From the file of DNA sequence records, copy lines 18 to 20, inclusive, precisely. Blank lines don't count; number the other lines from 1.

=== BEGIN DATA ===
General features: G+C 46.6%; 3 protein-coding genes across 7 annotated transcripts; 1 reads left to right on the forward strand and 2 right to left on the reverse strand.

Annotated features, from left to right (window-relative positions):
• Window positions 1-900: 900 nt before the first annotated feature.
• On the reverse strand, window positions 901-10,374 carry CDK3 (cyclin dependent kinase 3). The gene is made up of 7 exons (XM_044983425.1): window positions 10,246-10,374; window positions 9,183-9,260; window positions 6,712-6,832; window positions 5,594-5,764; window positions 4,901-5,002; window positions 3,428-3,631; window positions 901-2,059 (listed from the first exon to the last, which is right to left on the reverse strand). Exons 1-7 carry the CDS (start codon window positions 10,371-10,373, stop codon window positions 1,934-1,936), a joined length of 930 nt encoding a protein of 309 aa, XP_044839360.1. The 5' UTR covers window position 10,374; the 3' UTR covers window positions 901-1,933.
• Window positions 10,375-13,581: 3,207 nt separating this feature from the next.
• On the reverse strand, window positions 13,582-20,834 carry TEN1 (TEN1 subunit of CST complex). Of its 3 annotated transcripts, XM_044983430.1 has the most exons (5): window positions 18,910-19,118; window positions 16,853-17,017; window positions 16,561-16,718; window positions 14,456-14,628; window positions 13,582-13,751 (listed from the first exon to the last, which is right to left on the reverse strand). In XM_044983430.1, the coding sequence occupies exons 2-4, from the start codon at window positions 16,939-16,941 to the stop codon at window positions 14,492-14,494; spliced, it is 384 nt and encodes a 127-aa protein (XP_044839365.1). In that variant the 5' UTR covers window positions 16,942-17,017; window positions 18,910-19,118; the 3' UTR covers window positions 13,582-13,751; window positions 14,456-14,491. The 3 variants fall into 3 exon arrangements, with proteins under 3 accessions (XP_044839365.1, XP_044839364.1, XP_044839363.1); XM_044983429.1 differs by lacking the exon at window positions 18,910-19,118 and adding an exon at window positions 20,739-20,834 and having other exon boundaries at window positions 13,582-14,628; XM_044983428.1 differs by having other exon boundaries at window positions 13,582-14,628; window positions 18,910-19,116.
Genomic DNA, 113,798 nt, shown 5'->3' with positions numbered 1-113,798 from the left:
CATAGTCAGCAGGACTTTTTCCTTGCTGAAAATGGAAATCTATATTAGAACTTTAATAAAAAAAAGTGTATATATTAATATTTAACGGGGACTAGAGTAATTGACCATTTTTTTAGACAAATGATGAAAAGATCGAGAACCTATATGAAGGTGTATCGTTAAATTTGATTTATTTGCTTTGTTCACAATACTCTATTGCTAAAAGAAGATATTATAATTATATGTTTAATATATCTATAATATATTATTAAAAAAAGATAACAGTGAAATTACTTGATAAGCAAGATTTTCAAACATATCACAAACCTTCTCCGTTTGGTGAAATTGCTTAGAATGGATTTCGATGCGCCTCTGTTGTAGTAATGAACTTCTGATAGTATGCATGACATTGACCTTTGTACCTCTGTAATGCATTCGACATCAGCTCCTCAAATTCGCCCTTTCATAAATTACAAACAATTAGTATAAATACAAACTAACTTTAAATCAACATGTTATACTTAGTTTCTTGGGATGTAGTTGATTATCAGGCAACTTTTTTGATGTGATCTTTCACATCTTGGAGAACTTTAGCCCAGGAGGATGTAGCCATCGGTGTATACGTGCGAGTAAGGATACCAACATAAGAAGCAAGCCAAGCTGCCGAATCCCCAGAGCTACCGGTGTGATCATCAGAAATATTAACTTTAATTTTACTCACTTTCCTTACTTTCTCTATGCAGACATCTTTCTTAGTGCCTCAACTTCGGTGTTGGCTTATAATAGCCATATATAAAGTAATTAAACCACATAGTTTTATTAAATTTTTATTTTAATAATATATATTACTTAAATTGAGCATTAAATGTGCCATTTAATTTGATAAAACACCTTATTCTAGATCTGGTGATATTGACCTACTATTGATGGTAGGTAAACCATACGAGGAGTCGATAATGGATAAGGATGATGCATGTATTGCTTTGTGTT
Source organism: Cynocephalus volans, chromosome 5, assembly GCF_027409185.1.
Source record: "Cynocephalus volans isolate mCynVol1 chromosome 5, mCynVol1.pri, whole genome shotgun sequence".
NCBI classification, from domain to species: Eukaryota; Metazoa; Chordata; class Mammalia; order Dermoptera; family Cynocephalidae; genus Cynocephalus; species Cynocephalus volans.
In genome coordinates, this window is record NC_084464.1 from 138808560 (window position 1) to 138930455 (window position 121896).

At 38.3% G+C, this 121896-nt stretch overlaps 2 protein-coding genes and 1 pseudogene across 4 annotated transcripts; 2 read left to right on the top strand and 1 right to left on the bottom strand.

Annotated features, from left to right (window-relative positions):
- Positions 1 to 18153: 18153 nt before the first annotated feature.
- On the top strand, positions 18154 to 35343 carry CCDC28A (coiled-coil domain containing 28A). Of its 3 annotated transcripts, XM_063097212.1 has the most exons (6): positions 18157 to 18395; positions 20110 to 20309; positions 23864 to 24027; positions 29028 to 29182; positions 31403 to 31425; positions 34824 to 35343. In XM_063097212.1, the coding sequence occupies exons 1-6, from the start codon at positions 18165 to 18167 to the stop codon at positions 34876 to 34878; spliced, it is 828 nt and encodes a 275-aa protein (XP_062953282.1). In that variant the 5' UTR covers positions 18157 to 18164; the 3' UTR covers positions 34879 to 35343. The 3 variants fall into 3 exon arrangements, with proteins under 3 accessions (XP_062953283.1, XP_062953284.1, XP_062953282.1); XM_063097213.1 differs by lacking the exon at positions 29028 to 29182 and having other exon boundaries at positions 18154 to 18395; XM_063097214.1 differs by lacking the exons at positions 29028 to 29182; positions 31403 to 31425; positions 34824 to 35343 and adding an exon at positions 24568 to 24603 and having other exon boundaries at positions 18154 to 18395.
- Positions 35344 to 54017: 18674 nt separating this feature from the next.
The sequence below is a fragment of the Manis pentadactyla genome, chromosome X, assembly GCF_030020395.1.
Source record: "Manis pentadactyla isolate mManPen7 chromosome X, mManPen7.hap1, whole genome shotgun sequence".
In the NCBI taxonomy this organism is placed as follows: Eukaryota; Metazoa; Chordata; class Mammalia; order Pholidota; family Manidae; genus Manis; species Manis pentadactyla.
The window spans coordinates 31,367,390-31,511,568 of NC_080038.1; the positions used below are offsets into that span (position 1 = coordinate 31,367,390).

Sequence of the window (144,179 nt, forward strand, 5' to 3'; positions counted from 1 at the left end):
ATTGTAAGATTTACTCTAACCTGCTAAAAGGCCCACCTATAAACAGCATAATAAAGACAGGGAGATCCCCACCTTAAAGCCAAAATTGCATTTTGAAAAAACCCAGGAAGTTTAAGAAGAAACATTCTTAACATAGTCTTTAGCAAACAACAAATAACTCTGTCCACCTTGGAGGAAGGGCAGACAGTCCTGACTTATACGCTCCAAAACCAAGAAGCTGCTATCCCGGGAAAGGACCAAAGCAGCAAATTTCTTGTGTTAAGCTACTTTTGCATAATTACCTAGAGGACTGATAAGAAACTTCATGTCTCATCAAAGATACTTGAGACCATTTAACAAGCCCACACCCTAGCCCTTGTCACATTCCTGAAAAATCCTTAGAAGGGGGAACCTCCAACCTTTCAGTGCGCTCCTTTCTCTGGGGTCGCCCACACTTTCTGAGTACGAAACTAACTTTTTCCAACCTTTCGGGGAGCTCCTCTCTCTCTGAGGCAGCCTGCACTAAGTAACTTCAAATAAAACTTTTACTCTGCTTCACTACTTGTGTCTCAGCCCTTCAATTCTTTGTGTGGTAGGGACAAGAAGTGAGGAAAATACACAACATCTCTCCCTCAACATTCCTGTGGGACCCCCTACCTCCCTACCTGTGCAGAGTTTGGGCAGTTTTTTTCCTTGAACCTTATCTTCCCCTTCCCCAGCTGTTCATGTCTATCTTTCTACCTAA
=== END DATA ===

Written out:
The sequence below is a fragment of the Manis pentadactyla genome, chromosome X, assembly GCF_030020395.1.
Source record: "Manis pentadactyla isolate mManPen7 chromosome X, mManPen7.hap1, whole genome shotgun sequence".
In the NCBI taxonomy this organism is placed as follows: Eukaryota; Metazoa; Chordata; class Mammalia; order Pholidota; family Manidae; genus Manis; species Manis pentadactyla.